No one knows for sure yet what has caused the rash of tire tread separations and resulting tragedies in recent months, but a leading suspect is underinflation.
That's what makes Ford Motor Co.'s recent announcement that it will equip all of its sport-utility vehicles and light trucks by 2005 with tire pressure monitors so significant.
Not only will the presence of monitors make these vehicles safer, but the announcement could mark the beginning of widespread use of run-flats, once the cost of these tires falls to more competitive levels.
Run-flats require a monitor to warn drivers if tire pressure is low.
Until this past summer—when headlines about lost treads and vehicles rolling over shocked the public—tire inflation was thought of more as a maintenance issue than one of safety.
But now most people know that a tire run underinflated for long periods of time can potentially experience tread separation, depending on how severely the tire has been abused.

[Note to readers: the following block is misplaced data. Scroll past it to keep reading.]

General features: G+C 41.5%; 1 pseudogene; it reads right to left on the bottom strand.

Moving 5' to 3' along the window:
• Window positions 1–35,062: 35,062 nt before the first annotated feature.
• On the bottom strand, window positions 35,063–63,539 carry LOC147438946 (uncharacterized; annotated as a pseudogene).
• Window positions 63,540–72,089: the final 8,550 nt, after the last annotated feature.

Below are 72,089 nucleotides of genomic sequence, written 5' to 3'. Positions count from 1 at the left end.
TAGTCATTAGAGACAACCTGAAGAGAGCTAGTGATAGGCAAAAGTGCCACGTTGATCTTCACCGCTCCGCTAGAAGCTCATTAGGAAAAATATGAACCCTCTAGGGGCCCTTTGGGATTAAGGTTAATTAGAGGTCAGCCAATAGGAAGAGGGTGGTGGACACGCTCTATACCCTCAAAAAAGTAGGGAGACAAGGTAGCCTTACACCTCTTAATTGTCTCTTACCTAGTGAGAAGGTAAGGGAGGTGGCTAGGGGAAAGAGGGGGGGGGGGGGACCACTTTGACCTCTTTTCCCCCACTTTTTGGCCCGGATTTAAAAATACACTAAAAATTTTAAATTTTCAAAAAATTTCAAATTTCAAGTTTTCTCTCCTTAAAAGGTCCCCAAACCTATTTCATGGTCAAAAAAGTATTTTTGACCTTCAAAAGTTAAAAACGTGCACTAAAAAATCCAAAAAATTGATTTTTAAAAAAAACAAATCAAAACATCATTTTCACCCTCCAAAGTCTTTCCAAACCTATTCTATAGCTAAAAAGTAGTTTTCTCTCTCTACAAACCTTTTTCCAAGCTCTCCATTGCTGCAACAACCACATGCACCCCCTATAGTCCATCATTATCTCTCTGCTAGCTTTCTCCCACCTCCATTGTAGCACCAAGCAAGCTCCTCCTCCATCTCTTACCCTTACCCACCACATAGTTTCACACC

That makes the timing ripe for auto makers and consumers to more readily accept the benefits tire pressure monitors can provide.
Underinflation is a widespread problem. A recent Tire Business survey of 766 vehicles, conducted by this newspaper's independent tire dealer readers, found that nearly two out of three cars, light trucks and SUVs had at least one significantly underinflated tire.
What's more, the survey found that 40 percent of these vehicles had four underinflated tires, with at least one tire 5 pounds or more below the recommended psi.
The move by Ford won't necessarily eliminate the tire inflation problem, but it will alert drivers of its pickups and SUVs when pressure is low. Then it's up to those drivers to do something about it.
Still, the power of such information should serve consumers well. Beyond the safety factor, properly inflated tires last longer and offer greater fuel economy, reducing operating costs.
The time to install tire pressure monitors in vehicles has arrived. Let's hope consumers embrace the concept.